To be effective at data management, we embrace these philosophies:
- Work closely with others. Data professionals need to actively work with others throughout your organization, helping them to leverage data in their decision making. They also need to work closely with delivery teams to produce and work with high-quality data sources.
- Transfer skills and knowledge. The aim is to enable others to better understand and become more effective at working with data.
- Usage-driven data. Traditional strategies promote a data-driven approach where their design efforts focused on data structure and semantics first, with the belief that usage would follow. This tended to result in data sources that weren’t readily usable by their intended audience. The agile strategy is to start with an understanding of what people want to do and then design data sources to support that.
- Timely, secure, and auditable intelligence. When people are making decisions, they need easy access to the right data at the right time. Having said that, they should only have access to the data that they are allowed to and no more – this is referred to as the principle of least access. Data activities must also be auditable – we should know where data comes from, when and how it changes, and who and when someone accessed it in the case of private/secure data.
- Fix the source. Every organization has technical debt, poor quality assets, that hampers their ability to operate effectively. Technical debt in data sources includes inaccurate data, inconsistent data, poorly formatted data, and many other problems. Traditional strategies of dealing with these problems were to transform the data as you bring it into your data warehouse (DW) environment or into other systems, a strategy that proves to be expensive and inconsistent over time. A better option, albeit harder in the short term, is to fix the problems at the source via data refactoring strategies.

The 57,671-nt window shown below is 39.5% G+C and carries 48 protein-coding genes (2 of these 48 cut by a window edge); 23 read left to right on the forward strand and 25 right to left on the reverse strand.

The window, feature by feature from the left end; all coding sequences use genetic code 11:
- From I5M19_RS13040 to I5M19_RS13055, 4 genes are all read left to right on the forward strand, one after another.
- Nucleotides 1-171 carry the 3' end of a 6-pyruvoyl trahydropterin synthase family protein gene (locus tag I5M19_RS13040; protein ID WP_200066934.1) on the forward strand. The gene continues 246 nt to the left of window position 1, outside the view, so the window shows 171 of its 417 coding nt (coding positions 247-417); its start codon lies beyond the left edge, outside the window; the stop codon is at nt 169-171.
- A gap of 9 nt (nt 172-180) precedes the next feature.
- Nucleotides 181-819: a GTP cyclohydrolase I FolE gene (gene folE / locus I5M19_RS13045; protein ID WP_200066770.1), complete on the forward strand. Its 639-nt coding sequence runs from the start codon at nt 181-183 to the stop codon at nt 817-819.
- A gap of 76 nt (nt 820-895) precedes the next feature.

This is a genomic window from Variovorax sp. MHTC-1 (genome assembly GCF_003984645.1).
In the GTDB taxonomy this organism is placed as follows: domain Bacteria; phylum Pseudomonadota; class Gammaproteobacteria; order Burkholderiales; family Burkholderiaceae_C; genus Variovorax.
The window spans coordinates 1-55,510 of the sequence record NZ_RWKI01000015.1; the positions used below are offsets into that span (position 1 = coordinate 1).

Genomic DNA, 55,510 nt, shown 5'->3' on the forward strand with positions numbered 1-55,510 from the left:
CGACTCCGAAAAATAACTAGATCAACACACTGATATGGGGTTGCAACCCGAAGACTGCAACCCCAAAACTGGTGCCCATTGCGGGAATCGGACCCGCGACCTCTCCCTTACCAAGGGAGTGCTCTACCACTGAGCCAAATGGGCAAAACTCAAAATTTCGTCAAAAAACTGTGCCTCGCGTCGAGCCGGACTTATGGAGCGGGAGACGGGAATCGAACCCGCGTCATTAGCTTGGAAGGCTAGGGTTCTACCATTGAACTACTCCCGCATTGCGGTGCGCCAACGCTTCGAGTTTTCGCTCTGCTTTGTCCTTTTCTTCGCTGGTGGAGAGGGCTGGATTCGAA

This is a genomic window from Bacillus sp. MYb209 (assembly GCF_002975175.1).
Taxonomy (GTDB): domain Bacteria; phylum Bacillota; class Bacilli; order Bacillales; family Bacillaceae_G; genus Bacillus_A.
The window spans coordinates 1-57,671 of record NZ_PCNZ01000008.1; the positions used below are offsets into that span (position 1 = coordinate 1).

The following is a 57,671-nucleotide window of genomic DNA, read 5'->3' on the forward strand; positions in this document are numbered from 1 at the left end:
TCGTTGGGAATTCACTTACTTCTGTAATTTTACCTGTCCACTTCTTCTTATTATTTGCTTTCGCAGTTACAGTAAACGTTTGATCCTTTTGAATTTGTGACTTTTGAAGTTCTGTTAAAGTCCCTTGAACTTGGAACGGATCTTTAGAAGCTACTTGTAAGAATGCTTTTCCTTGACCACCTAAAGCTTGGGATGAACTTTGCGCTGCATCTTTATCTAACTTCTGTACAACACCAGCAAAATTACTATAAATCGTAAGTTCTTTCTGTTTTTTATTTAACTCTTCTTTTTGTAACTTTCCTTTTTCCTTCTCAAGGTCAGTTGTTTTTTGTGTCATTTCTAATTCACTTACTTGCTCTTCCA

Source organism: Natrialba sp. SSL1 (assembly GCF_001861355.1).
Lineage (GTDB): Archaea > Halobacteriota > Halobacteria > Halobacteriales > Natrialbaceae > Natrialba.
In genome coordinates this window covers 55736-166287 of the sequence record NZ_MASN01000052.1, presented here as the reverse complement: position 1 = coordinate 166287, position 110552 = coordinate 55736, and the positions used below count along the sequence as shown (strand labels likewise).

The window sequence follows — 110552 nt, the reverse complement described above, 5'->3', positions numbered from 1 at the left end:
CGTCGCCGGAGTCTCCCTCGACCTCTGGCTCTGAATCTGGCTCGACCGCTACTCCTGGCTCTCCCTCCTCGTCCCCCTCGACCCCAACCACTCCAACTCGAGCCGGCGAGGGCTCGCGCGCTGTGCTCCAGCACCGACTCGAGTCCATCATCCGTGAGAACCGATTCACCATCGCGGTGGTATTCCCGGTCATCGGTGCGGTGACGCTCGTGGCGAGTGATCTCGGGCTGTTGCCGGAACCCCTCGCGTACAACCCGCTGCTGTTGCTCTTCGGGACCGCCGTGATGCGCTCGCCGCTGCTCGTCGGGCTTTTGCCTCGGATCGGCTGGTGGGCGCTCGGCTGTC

- Model to understand. Models are very good at communicating and capturing high-level concepts but rather poor at capturing details. Visual models showing major concepts - such as entity types and the relationships between them on conceptual diagrams or systems and data flow on architectural diagrams – prove useful in practice because they show you the lay of the land. The challenge is that people tend not to keep the details up to date and very often don’t even bother to read them anyway. The implication is that we need something else to capture the details, which is what executable tests are good at doing.
- Test to specify. Strategies such as Acceptance Test-Driven Development (ATDD) and Sustainable Test-Driven Development (STDD) are quickly becoming the norm for exploring and capturing detailed requirements and design specifications respectively. Supported by automation, this promotes greater quality and ease of change while providing superior specifications for future efforts. The tests form executable specifications and thus add real value to the delivery teams because they validate their work, and are therefore much more likely to be kept up to date than static documentation.
- Automate, automate, automate. Automated checking of the work of delivery teams via ATDD and STTD is enabled via continuous integration (CI) and continuous deployment (CD) technologies. These strategies have their roots in software development, but they are also being applied in the data realm and are contributing to improving overall data quality and decreasing the time to safely deploy database updates into production. In parallel, automation is common in the data warehouse (DW)/business intelligence (BI) environment to evolve from batch processing to full real-time processing across the entirety of your data infrastructure. See the Accelerate Value Delivery process goal for automation options.